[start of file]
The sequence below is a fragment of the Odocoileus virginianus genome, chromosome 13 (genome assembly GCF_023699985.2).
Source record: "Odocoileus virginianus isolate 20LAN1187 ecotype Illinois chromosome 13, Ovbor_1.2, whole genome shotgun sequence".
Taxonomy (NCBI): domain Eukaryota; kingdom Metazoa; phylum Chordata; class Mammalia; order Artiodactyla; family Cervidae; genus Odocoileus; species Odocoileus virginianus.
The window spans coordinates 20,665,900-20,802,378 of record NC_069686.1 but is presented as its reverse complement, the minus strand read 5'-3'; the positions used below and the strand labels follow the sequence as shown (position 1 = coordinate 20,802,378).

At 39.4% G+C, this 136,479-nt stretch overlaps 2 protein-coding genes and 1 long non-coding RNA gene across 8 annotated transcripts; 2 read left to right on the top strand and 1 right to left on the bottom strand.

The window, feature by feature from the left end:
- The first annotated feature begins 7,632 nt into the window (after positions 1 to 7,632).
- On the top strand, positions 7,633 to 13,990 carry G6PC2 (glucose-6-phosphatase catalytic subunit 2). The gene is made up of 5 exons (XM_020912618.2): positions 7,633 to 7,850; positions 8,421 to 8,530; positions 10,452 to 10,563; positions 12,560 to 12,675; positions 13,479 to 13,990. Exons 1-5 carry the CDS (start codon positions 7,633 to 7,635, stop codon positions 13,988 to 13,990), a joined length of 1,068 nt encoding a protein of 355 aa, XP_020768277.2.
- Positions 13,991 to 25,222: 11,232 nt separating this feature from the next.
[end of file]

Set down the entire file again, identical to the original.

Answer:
The sequence below is a fragment of the Odocoileus virginianus genome, chromosome 13 (genome assembly GCF_023699985.2).
Source record: "Odocoileus virginianus isolate 20LAN1187 ecotype Illinois chromosome 13, Ovbor_1.2, whole genome shotgun sequence".
Taxonomy (NCBI): domain Eukaryota; kingdom Metazoa; phylum Chordata; class Mammalia; order Artiodactyla; family Cervidae; genus Odocoileus; species Odocoileus virginianus.
The window spans coordinates 20,665,900-20,802,378 of record NC_069686.1 but is presented as its reverse complement, the minus strand read 5'-3'; the positions used below and the strand labels follow the sequence as shown (position 1 = coordinate 20,802,378).

At 39.4% G+C, this 136,479-nt stretch overlaps 2 protein-coding genes and 1 long non-coding RNA gene across 8 annotated transcripts; 2 read left to right on the top strand and 1 right to left on the bottom strand.

The window, feature by feature from the left end:
- The first annotated feature begins 7,632 nt into the window (after positions 1 to 7,632).
- On the top strand, positions 7,633 to 13,990 carry G6PC2 (glucose-6-phosphatase catalytic subunit 2). The gene is made up of 5 exons (XM_020912618.2): positions 7,633 to 7,850; positions 8,421 to 8,530; positions 10,452 to 10,563; positions 12,560 to 12,675; positions 13,479 to 13,990. Exons 1-5 carry the CDS (start codon positions 7,633 to 7,635, stop codon positions 13,988 to 13,990), a joined length of 1,068 nt encoding a protein of 355 aa, XP_020768277.2.
- Positions 13,991 to 25,222: 11,232 nt separating this feature from the next.